Stefanie Röhnisch wants her serene scenes to make you feel comfortable with solitude

Comprised of organic shapes and structures, the Berlin-based illustrator looks to nature, communication and solitude as inspiration for her charming work.

25 January 2022

Stimulated by the simplicity of everyday life, illustrator Stefanie Rönisch keeps a sketchbook on her person at all times. Mostly documenting people and “trivial things that can be full of meaning”, she wants to capture individuals' small idiosyncrasies. Later, as Stefanie goes through her sketchbook, she’ll then use images she gets “stuck on” as inspiration for a simple sketch, her next piece, or even her next series.

A question Stefanie regularly asks when beginning the planning or drawing stage is “what kind of methods are people using to communicate and express themselves?” Often getting caught up on such deliberations, the illustrator usually comes to the same conclusion – the face and hands are the root of all communication. It’s for this reason that there is always a human element in her works. Distinctive faces – which sit between the abstract and realistic – are so meaningful in their ability to subtly depict expressions and feelings. Furtive shy glances, lazy content smiles and looks of deep adoration all come across beautifully, for instance. And her hands, oversized with long, elegant fingers rest across her subjects' mouths, daintily pick a flower or delicately caress another pair, always indicative of human tactility.


Stefanie Röhnisch: Garden (Copyright © Stefanie Röhnisch, 2021)

But while Stefanie is clearly talented at depicting close human connections, she also wants her work to champion solitude and calm seclusion. So much so, that her whole final graduation project was entirely based around the feeling.

Always attracted to ideas of isolation, she “explored different angles, found gestures and symbols that attracted the feeling without showing it too much” and, whilst her work always centres on characters, the project’s intention was to capture an “atmosphere”. Whilst common associations with solitude may veer toward the negative (especially after the past few years we’ve had!) Stefanie tells us that throughout the project “a positive view on the subject was particularly important and enriching to me.” Stefanie’s pieces, with lone figures, looking meditative in a big blue pool, or calmly gardening, perfectly portray her positive perceptions of seclusion. Overall, the illustrator wants you to feel and cherish the whole spectrum of your emotions – even ones you may have been taught not to enjoy.

With her pieces featuring luscious gardens and tall towering birch trees, it’s no surprise that Stefanie is also inspired by nature. Her interest in all things natural she sees as also influencing her methodology. Born and raised in Berlin, Stefanie originally moved to Kiel to study art history and European ethnology, before dropping out and instead studying communication design at the Muthesius Academy of Fine Arts. It was only at university that she first began drawing, which “felt very natural in some ways, there was no pressure or too much thought about the process of drawing,” she says, “it was a way to experience and just be creative.” And now, never trying to force anything, she likes to let her style develop “naturally”. This primarily translates in her use of colour: “I don’t do any colour studies beforehand and try to use colour intuitively,” the illustrator continues. “I tell myself that by doing this, the work preserves something unexpected and the result will surprise me.” And importantly, this natural approach keeps Stefanie calm, “because I’m often overwhelmed when it comes to choosing between colours or even anything else.”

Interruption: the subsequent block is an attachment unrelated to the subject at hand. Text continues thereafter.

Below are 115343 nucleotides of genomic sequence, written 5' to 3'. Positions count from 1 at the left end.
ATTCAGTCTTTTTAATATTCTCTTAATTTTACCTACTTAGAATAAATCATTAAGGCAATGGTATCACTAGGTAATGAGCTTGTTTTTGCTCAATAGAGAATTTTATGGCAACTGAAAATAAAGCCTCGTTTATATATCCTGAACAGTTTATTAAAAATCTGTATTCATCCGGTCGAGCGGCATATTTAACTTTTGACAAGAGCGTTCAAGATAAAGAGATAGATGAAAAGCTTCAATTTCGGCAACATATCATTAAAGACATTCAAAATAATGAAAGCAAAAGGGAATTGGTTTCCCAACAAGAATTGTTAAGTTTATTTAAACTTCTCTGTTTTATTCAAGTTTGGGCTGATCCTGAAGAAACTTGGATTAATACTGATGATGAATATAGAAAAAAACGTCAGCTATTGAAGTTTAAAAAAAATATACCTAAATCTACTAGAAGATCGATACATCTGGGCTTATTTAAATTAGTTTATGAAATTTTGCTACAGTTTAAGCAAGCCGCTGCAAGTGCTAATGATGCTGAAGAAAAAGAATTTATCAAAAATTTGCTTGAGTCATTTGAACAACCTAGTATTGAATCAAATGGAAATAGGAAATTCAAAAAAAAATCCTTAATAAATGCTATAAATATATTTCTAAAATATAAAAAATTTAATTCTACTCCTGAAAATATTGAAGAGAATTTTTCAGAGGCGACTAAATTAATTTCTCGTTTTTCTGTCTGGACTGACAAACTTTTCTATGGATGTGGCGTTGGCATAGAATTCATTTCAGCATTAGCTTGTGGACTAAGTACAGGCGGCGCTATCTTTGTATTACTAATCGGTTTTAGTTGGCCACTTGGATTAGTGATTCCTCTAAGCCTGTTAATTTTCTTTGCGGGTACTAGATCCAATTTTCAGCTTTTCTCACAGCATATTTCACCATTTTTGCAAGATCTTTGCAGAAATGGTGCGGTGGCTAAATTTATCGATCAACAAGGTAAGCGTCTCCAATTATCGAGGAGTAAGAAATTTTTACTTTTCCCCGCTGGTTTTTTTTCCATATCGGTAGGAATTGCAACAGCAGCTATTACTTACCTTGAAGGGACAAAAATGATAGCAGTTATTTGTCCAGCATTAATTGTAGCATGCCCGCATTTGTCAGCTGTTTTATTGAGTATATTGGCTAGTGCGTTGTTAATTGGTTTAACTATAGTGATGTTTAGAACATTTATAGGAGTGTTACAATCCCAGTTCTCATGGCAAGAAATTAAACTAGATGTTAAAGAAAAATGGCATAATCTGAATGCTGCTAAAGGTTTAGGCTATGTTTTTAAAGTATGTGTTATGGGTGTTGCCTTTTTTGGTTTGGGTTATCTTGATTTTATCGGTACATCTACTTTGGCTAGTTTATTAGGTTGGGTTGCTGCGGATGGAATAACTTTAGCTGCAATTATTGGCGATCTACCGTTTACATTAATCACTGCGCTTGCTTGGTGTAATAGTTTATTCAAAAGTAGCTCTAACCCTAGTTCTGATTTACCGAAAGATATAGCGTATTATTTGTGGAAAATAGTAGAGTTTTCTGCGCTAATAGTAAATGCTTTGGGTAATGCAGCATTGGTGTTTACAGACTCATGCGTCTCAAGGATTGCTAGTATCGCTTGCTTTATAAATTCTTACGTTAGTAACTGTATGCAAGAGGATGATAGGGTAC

Most recently, Stefanie completed a project for the band Flamingo Sun, focusing on the fictional Flamingo Sun Holiday Resort. With her colourful, charming and sunny drawings, Stefanie’s style lends so well to the project. With the band having asked 12 artists from all over the world to submit their artwork, it will feature on various material from calendars, LP’s and even a zine – stay tuned to see how it turns out.


Stefanie Röhnisch: Poppy (Copyright © Stefanie Röhnisch, 2021)


Stefanie Röhnisch: In the Birches (Copyright © Stefanie Röhnisch, 2021)


Stefanie Röhnisch: At the Pool (Copyright © Stefanie Röhnisch, 2021)


Stefanie Röhnisch: Hands (Copyright © Stefanie Röhnisch, 2021)


Stefanie Röhnisch: Bloomy (Copyright © Stefanie Röhnisch, 2021)


Stefanie Röhnisch: Portrait (Copyright © Stefanie Röhnisch, 2021)


Stefanie Röhnisch: Water Me (Copyright © Stefanie Röhnisch, 2021)


Stefanie Röhnisch: Daphne and Apollo (Copyright © Stefanie Röhnisch, 2021)


Stefanie Röhnisch: Daphne and Apollo (Copyright © Stefanie Röhnisch, 2021)


Stefanie Röhnisch: Undertow (Copyright © Stefanie Röhnisch, 2021)

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Stefanie Röhnisch: Gardener (Copyright © Stefanie Röhnisch, 2021)

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About the Author

Olivia Hingley

Olivia (she/her) joined the It’s Nice That team as an editorial assistant in November 2021 and soon became staff writer. A graduate of the University of Edinburgh with a degree in English Literature and History, she’s particularly interested in photography, publications and type design.

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